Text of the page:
These behaviours are labeled "selfish" because you are putting yourself ahead of them. I, personally, make a distinction between "selfish" and "self-interested". "Selfish", when I use it, means putting WANTS ahead of someone else's NEEDS, and doing so either knowing that your actions will harm another and not caring; or thinking of yourself to the exclusion of the other person so that it doesn't even occur to you that someone else might get harmed. When I say "self-interested", I mean that you are putting your NEEDS ahead of someone else's WANTS. I might include "putting your needs ahead of others' needs" as well because sometimes there are situations where two people have legitimate "needs" that are incompatible and someone might have to choose themselves over someone else. I don't consider that to be "selfish" so much as "self-interested". Often, the person putting their own needs ahead of someone's wants is aware that someone else might feel hurt by it, but they feel it is a regrettable necessity. They aren't lacking empathy, they are making a choice about priority.

I think this distinction is very important because the accusation "selfish" is a very powerful tool of abusers to maintain their victims. Being "selfish" is one of the worst things a person, especially a woman or someone coded as "female" or "feminine", can be. So it's easy to keep her in line by grooming her for her entire life to not be "selfish" and then drawing on that grooming whenever she acts self-interested.

Meanwhile, the actions of the abuser are, in fact, "selfish", by this definition. I think it's important to note these two similar but distinct actions and belief systems with their own labels. This is not a criticism of the original article's use of the term, but an explanation of my own position on the subject and how I normally use these terms. Regardless of which term is used, I completely agree with the posted article's position on this subject, which is why I'm sharing the article. It prompted me to take a look back on all the times I've been called "selfish" and "cold" in relationships and to be critical of those accusations.

So, back to the Five Love Languages - I apparently speak all 5 fluently and naturally. Which might sound awesome at first hearing, because there are so many ways that people can express their love for me and I can speak naturally to any of their individual ways so you'd think that I'd get along well with a whole bunch of different people. But, as I like to joke, it's actually more like there are so many *more* ways that people can fuck this shit up than those who only speak 1 language. Because there are *5 separate love tanks* that people have to keep filled, not one, if they want me to feel secure in our relationship.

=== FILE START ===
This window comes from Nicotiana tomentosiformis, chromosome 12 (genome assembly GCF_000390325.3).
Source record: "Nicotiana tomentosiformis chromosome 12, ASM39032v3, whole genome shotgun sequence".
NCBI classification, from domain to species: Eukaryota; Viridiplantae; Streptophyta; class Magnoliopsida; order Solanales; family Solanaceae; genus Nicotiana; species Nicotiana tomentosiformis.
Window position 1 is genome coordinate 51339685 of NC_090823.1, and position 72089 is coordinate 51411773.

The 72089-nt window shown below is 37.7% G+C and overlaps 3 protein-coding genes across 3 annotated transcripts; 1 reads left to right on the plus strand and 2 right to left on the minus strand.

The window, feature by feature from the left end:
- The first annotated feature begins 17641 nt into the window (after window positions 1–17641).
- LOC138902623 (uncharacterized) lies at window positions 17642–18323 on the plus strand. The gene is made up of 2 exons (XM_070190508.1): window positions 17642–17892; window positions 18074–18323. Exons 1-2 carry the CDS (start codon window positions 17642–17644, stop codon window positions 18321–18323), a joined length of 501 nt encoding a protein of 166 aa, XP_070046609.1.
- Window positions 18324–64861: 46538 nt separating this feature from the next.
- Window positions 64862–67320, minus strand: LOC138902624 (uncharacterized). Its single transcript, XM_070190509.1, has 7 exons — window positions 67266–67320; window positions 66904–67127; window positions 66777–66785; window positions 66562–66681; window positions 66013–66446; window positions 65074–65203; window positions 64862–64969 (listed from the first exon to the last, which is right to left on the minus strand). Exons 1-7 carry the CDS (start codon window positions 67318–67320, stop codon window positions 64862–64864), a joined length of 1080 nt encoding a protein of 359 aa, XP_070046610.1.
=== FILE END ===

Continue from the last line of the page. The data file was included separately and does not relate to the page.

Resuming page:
So, I would start out in a relationship with the NRE filling the role of the "cushion" or "reserve" in the relationship. Kinda like how lactic acid works when there's an oxygen deprivation to keep you physically moving, only in reverse - I start *out* with the NRE giving me a boost just long enough for the new partner to start making emotional "deposits" that I will eventually start drawing on when the NRE wears off. So, the NRE makes me all physically affectionate, verbally validating, intensely interested in everything they have to say, interested in doing things for them, and even wanting to give tangible things to represent my feelings for them or to show them that I was thinking of them when they weren't around (in order, the Love Languages of Physical Touch, Words of Affirmation, Quality Time, Acts of Service, and Gift Giving).

But here's something that the Love Language theory doesn't cover. I propose that "entitlement" can actually draw *out* any saved reserves from love tanks. So, even if my partner is actually expressing love for me in ways that might otherwise fill up my love tanks, if he is acting *entitled* to any of these expressions of love from me, that entitlement will start to siphon off some of those reserves. So, he may be showing his love for me by wanting to spend Quality Time with me, but if he's also *demanding* that time of me because he feels that I owe it to him as part of our relationship bargain, that Quality Time now starts to act as a deficit instead of a deposit.

"Leaving aside the fact that it’s still her phone and she still gets to decide who gets to use it and for what–a very important fact that I’m only leaving aside because I’m writing about something else–our brother has a pattern of entitled, demanding behavior towards her. He treats her time, belongings, and energy as if they’re his to take. Unfortunately, that happens a lot to selfless and caring people.